Pickups, perennial best-sellers, will be showing off tech and other tricks at the Chicago Auto Show

Chicago Tribune

News Flash: Pickup trucks were the three best selling vehicles of 2018. Well, that’s not exactly news as this has been the case for many years. A large portion of sales have been for commercial use, so pickups used to be basic utilitarian vehicles without a lot of choices. The ever-increasing personal use market has led to an expanding array of sizes, and is a showcase of engineering and technology.

The bookends of what you can buy in a pickup are spreading wider this year, starting with a renewed taste for smaller trucks. The mid-size market began lapsing into obscurity earlier this century when Ford, (Dodge) Ram and Honda pulled out. Perennial sales leader Toyota Tacoma has kept carrying the midsize torch as has the obsolescing Nisan Frontier. Left with few choices, segment sales slipped. Things perked up when General Motors redesigned its aging mid-size offerings for 2015, releasing the competitive Chevrolet Colorado and GMC Canyon. Tacoma was redone for 2016 and Honda also brought back a car-based Ridgeline in 2017 after a hiatus. Now the midsize Ford Ranger is the next one to have returned, as the "garageable" pickup becomes a thing.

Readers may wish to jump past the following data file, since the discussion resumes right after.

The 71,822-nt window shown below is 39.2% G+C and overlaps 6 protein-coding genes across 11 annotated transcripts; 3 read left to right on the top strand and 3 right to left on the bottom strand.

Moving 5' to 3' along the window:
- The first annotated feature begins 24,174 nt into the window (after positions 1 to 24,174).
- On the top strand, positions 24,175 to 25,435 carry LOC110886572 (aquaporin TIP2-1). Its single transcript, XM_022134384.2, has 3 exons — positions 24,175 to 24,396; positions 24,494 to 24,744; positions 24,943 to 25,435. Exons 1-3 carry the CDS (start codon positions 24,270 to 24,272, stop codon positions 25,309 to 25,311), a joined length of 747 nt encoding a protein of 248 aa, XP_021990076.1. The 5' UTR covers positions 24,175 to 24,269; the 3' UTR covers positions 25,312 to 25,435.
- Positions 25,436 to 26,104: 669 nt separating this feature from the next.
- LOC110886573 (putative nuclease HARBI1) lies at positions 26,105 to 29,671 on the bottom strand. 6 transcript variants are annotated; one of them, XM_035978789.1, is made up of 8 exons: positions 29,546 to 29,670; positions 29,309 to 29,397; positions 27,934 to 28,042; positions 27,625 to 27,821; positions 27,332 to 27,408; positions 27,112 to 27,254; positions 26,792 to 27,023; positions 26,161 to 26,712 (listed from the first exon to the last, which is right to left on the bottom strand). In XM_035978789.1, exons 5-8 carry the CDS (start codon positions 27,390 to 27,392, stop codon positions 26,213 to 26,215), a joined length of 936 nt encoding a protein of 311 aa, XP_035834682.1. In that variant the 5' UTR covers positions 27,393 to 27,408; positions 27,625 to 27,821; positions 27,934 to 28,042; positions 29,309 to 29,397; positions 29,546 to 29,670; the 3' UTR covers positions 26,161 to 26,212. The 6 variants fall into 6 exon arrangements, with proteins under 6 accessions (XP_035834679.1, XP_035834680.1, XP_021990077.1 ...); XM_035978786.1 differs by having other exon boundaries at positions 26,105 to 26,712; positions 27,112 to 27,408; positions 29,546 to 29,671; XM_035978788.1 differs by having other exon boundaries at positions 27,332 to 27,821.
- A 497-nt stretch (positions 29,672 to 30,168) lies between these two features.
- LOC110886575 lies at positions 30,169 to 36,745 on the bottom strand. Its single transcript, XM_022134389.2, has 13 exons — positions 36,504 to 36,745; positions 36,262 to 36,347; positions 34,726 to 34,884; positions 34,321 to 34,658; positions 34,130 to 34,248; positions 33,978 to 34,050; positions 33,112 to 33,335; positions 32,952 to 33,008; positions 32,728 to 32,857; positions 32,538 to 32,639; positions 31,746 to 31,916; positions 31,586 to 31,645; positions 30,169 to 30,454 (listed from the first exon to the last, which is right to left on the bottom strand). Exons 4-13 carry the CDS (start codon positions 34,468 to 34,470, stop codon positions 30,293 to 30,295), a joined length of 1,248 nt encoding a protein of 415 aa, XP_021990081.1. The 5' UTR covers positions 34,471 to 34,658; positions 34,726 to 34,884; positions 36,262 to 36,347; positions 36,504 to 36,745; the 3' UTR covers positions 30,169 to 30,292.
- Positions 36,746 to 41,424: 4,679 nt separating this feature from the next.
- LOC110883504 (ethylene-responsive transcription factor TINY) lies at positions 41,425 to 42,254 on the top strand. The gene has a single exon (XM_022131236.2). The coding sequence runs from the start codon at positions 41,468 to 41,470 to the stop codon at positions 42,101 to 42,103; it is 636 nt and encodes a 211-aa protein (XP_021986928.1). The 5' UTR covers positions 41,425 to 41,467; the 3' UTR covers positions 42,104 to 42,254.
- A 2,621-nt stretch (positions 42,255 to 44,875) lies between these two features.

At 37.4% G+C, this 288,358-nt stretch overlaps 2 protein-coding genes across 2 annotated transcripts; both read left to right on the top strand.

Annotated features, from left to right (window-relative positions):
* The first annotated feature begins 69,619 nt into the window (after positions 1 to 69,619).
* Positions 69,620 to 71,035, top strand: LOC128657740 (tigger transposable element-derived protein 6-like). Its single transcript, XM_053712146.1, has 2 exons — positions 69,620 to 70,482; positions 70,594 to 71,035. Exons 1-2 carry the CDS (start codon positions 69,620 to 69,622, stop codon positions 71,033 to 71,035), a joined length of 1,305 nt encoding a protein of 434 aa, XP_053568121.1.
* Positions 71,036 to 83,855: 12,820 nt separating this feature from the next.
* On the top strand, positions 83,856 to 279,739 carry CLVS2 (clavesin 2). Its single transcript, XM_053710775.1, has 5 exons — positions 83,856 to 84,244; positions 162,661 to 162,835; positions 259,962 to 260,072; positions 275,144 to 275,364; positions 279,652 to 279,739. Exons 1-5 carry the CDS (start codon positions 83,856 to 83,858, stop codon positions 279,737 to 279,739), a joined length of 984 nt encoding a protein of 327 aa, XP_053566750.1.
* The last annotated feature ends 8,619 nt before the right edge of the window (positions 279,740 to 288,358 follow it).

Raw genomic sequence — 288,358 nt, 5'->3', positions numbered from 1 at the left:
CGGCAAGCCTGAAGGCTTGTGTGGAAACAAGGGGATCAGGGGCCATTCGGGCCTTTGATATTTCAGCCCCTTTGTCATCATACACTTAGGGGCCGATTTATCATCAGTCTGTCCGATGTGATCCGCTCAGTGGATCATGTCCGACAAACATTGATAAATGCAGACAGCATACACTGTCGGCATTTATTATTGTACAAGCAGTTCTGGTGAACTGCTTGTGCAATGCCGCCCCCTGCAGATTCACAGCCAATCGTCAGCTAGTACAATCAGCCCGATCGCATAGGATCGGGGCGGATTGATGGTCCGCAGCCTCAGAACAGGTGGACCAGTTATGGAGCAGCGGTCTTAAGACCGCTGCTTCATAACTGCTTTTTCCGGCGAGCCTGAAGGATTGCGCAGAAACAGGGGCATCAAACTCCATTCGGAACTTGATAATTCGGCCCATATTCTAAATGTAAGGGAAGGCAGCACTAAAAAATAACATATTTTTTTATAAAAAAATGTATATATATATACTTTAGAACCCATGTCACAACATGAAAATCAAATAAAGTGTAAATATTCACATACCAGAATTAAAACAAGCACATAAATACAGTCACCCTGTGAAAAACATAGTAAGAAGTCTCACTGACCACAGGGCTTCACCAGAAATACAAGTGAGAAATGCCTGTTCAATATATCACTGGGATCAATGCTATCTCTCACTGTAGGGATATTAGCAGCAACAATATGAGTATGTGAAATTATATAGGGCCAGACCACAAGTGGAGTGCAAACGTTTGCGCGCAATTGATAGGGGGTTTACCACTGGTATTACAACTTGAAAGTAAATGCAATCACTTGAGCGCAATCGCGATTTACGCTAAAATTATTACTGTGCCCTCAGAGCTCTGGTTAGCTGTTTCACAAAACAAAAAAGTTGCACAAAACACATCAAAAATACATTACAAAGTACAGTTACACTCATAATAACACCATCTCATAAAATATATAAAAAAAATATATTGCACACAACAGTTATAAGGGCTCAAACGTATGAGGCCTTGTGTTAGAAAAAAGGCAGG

As if Jeep sales could get any hotter, Jeep finally debuted its greatly anticipated pickup at the Los Angeles Auto Show last fall. The reboot of the Gladiator name comes based on the popular Wrangler instead of a half-ton job as it once was. This has created buzz about a mid-size Ram pickup coming built on the same platform. Could this be the return of the Dakota nameplate? The latest company line from CEO Mike Manley to reporters at last month’s North American International Auto Show in Detroit: “… we’re working on it.”

Even Hyundai and Volkswagen have been testing the waters with car-based pickup concepts. At the Detroit show, Volkswagen just announced a new partnership with Ford that could bring a VW-badged pickup with Ford’s truck expertise.

Meanwhile, as the half-ton pickup grows seating and loses cargo space, morphing into the new family car, for those who need maximum towing and hauling heavy duty trucks go more extreme. Check out Chevrolet’s recently unveiled Silverado HDs, physically larger and more distinct from the 1500. With Ram’s 2019 all-new 2500 and 3500 HD debut in Detroit, the ante was upped with 1000 pound-feet of torque available on the diesel model.

While diesel engines are a popular choice for heavy duty pickups, they were rare in a half-ton truck until Ram introduced the 3.0-liter V-6 EcoDiesel to take the pickup truck fuel mileage crown. The motor was not available at the launch of the all-new Ram 1500 pickup for 2019, but will return to the new and Classic Ram 1500s during this year. Three liters is the magic size as Ford also introduced a 3.0-liter V-6 diesel with an up to 30 miles per gallon highway rating (depending on configuration). Chevrolet and GMC are following up with their own 3.0-liter diesel, an inline six-cylinder.